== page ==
While Cuban doctors have migrated to South Florida for the last half century, hoping for the opportunity of a better life--whether that be practicing medicine or waiting tables--the number of physicians coming to this country has dramatically increased since 2006, according to a story in the New York Times.
Three years ago, the Department of Homeland Security started a program essentially allowing Cuban medical workers to come to the U.S. legally if they "study or work in a third country under the direction of the Cuban government"; Cuba is known for a medical mission program that has sent 185,000-plus workers to 103 countries around the world since 1959.
Since that 2006, though, roughly 6,000 medical workers, a good portion of which are doctors, have taken advantage of the program. And this year alone, Cuba's news agency reports that more than 25,000 people graduated in some sort of health profession.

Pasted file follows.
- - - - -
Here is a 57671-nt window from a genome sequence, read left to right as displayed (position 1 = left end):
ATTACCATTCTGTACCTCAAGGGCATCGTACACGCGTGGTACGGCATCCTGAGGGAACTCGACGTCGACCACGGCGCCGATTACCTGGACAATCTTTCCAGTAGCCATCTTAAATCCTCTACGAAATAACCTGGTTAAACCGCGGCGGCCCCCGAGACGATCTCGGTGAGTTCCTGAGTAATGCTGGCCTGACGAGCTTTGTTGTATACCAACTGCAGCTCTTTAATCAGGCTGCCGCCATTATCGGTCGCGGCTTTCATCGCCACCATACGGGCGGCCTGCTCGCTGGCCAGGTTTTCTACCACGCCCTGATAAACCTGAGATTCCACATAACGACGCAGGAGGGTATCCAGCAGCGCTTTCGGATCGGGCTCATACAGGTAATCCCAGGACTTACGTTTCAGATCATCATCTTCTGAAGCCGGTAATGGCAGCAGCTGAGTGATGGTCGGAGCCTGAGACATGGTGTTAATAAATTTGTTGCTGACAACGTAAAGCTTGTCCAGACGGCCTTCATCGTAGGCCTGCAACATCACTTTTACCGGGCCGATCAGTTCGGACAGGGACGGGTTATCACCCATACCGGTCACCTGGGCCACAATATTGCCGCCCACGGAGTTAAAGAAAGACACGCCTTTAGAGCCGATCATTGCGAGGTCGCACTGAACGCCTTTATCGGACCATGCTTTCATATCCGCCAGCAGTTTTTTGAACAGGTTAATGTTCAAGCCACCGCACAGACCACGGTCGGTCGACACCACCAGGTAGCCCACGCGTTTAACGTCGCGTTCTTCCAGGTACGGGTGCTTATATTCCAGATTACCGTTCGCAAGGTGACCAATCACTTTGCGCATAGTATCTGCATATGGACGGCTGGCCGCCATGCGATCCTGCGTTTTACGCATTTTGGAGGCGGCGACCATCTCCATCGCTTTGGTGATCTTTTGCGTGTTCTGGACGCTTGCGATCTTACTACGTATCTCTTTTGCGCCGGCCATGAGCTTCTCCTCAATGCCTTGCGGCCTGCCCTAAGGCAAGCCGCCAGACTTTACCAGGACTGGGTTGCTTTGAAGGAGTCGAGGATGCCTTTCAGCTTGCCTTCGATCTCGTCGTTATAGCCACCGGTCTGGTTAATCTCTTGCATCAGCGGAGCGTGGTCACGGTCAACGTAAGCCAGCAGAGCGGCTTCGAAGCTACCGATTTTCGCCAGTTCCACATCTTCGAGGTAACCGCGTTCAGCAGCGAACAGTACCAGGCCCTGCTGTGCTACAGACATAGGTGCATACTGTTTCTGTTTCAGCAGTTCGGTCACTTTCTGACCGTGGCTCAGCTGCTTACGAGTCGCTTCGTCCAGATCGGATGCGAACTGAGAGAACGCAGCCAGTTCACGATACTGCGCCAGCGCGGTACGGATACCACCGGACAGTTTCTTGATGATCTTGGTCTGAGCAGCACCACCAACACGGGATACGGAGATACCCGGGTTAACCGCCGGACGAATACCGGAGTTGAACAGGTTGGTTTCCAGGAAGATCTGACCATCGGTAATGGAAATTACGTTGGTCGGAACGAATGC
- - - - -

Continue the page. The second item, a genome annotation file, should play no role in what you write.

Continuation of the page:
Despite the rush to get here though, many Cuban health professionals have found the transition difficult. Between the necessity to relearn their trade in English, their age--many doctors from Cuba are 40 by the time they reach the U.S.--and the need to support their families, life in a new place can prove a tough climb.
"They are not going to be accepted as readily as American-trained doctors are for some of the more competitive residency programs," said Dr. J. Donald Temple, an associate professor of medicine at the University of Miami who runs a training program for Latin American and Caribbean doctors to become leaders in the medical field in their own countries. "Many programs would not even consider them."
To learn more about this trend:
- read the New York Times article